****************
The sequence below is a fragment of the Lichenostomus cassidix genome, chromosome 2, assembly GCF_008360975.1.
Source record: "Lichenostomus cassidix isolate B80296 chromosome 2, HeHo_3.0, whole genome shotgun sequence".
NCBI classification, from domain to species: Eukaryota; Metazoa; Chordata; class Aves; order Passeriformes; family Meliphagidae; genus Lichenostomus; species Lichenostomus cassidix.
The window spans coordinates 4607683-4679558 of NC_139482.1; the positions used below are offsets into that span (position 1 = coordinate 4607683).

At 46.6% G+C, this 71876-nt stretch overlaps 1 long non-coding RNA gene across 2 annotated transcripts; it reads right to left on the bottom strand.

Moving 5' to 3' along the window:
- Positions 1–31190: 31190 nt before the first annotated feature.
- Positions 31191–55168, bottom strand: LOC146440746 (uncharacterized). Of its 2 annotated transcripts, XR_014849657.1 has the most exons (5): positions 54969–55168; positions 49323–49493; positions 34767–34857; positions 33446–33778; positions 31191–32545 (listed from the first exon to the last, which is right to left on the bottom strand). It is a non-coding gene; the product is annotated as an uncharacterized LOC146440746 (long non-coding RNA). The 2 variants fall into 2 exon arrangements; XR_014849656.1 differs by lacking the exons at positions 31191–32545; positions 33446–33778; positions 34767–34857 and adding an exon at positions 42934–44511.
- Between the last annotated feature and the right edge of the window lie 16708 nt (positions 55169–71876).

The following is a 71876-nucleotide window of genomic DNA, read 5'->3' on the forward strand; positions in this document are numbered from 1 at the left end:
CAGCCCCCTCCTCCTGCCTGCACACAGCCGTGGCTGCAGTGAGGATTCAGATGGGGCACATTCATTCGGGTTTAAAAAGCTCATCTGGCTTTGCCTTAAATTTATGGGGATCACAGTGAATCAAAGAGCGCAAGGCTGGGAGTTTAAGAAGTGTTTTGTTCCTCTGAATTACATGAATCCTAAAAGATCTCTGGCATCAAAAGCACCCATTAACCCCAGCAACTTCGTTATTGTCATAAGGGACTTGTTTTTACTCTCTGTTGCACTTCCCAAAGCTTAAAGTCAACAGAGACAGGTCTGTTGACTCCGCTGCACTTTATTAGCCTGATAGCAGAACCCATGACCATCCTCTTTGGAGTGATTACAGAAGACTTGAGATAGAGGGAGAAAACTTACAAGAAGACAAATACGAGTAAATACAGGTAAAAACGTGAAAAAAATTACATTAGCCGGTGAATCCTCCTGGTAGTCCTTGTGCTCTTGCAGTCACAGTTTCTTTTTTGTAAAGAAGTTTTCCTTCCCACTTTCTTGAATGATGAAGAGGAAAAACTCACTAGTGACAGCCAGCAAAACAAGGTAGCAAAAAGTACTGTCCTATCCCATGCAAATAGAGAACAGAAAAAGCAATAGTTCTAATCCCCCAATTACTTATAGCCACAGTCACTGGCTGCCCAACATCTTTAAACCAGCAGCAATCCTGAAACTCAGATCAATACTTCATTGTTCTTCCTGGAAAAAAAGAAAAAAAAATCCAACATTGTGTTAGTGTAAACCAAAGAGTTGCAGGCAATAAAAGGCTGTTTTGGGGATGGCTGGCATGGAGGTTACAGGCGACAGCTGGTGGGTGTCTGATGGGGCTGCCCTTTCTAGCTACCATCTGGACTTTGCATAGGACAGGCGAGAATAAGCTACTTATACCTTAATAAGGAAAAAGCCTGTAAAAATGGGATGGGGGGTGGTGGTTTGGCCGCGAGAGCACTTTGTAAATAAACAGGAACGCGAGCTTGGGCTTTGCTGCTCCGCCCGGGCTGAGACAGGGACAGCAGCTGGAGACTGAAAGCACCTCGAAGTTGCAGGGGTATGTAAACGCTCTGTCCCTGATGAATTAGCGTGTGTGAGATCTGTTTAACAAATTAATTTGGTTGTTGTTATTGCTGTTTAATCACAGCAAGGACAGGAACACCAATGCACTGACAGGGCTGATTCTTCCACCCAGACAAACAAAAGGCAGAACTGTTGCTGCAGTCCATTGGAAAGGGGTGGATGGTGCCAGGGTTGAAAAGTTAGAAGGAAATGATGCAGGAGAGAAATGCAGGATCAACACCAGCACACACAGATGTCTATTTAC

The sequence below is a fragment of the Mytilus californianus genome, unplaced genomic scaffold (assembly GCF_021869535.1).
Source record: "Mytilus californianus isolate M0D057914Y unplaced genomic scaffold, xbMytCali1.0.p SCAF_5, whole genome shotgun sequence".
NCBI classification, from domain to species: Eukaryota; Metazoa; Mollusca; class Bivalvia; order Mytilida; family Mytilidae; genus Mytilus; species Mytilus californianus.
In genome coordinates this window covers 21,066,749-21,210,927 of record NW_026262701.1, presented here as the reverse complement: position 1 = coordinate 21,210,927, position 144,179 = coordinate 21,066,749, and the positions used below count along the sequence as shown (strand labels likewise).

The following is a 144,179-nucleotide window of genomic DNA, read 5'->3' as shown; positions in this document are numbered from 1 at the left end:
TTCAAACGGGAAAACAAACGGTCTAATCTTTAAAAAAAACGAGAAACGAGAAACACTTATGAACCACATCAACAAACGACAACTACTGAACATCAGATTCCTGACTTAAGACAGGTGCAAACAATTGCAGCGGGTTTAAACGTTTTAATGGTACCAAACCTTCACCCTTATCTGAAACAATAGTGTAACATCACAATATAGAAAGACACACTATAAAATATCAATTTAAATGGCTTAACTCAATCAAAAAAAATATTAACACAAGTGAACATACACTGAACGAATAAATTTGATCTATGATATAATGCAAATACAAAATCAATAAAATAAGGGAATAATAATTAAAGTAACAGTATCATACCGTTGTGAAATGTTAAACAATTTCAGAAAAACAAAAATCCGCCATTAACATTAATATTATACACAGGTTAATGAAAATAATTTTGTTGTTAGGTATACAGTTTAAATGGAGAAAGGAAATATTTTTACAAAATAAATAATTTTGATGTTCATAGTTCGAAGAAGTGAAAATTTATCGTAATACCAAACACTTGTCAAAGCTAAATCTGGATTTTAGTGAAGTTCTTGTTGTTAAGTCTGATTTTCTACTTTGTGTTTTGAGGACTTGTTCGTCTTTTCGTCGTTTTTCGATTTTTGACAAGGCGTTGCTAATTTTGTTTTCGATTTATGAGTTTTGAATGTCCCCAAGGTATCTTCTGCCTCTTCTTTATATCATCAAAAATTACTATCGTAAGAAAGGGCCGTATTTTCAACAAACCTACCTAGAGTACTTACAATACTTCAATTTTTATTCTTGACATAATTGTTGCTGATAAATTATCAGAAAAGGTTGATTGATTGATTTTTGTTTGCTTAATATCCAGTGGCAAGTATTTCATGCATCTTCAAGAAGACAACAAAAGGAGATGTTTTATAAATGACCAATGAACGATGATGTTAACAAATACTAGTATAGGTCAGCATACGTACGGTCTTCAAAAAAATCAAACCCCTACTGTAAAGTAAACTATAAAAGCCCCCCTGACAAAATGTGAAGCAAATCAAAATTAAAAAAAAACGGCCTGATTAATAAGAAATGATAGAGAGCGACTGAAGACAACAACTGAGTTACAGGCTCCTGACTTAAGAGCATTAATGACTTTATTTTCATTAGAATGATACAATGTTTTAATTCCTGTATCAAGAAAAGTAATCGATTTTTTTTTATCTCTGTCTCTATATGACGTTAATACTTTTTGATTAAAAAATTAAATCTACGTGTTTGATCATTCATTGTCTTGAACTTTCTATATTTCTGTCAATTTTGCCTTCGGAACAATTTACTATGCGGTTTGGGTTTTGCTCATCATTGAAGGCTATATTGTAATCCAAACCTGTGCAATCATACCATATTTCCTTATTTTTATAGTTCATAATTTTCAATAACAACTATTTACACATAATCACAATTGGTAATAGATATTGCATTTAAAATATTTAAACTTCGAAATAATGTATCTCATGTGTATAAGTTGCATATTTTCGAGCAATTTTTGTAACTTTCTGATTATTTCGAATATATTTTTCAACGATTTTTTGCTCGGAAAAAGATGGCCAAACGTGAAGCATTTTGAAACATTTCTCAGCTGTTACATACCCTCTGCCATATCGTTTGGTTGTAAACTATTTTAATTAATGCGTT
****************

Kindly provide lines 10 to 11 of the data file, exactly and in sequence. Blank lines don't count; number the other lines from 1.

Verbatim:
The following is a 71876-nucleotide window of genomic DNA, read 5'->3' on the forward strand; positions in this document are numbered from 1 at the left end:
CAGCCCCCTCCTCCTGCCTGCACACAGCCGTGGCTGCAGTGAGGATTCAGATGGGGCACATTCATTCGGGTTTAAAAAGCTCATCTGGCTTTGCCTTAAATTTATGGGGATCACAGTGAATCAAAGAGCGCAAGGCTGGGAGTTTAAGAAGTGTTTTGTTCCTCTGAATTACATGAATCCTAAAAGATCTCTGGCATCAAAAGCACCCATTAACCCCAGCAACTTCGTTATTGTCATAAGGGACTTGTTTTTACTCTCTGTTGCACTTCCCAAAGCTTAAAGTCAACAGAGACAGGTCTGTTGACTCCGCTGCACTTTATTAGCCTGATAGCAGAACCCATGACCATCCTCTTTGGAGTGATTACAGAAGACTTGAGATAGAGGGAGAAAACTTACAAGAAGACAAATACGAGTAAATACAGGTAAAAACGTGAAAAAAATTACATTAGCCGGTGAATCCTCCTGGTAGTCCTTGTGCTCTTGCAGTCACAGTTTCTTTTTTGTAAAGAAGTTTTCCTTCCCACTTTCTTGAATGATGAAGAGGAAAAACTCACTAGTGACAGCCAGCAAAACAAGGTAGCAAAAAGTACTGTCCTATCCCATGCAAATAGAGAACAGAAAAAGCAATAGTTCTAATCCCCCAATTACTTATAGCCACAGTCACTGGCTGCCCAACATCTTTAAACCAGCAGCAATCCTGAAACTCAGATCAATACTTCATTGTTCTTCCTGGAAAAAAAGAAAAAAAAATCCAACATTGTGTTAGTGTAAACCAAAGAGTTGCAGGCAATAAAAGGCTGTTTTGGGGATGGCTGGCATGGAGGTTACAGGCGACAGCTGGTGGGTGTCTGATGGGGCTGCCCTTTCTAGCTACCATCTGGACTTTGCATAGGACAGGCGAGAATAAGCTACTTATACCTTAATAAGGAAAAAGCCTGTAAAAATGGGATGGGGGGTGGTGGTTTGGCCGCGAGAGCACTTTGTAAATAAACAGGAACGCGAGCTTGGGCTTTGCTGCTCCGCCCGGGCTGAGACAGGGACAGCAGCTGGAGACTGAAAGCACCTCGAAGTTGCAGGGGTATGTAAACGCTCTGTCCCTGATGAATTAGCGTGTGTGAGATCTGTTTAACAAATTAATTTGGTTGTTGTTATTGCTGTTTAATCACAGCAAGGACAGGAACACCAATGCACTGACAGGGCTGATTCTTCCACCCAGACAAACAAAAGGCAGAACTGTTGCTGCAGTCCATTGGAAAGGGGTGGATGGTGCCAGGGTTGAAAAGTTAGAAGGAAATGATGCAGGAGAGAAATGCAGGATCAACACCAGCACACACAGATGTCTATTTAC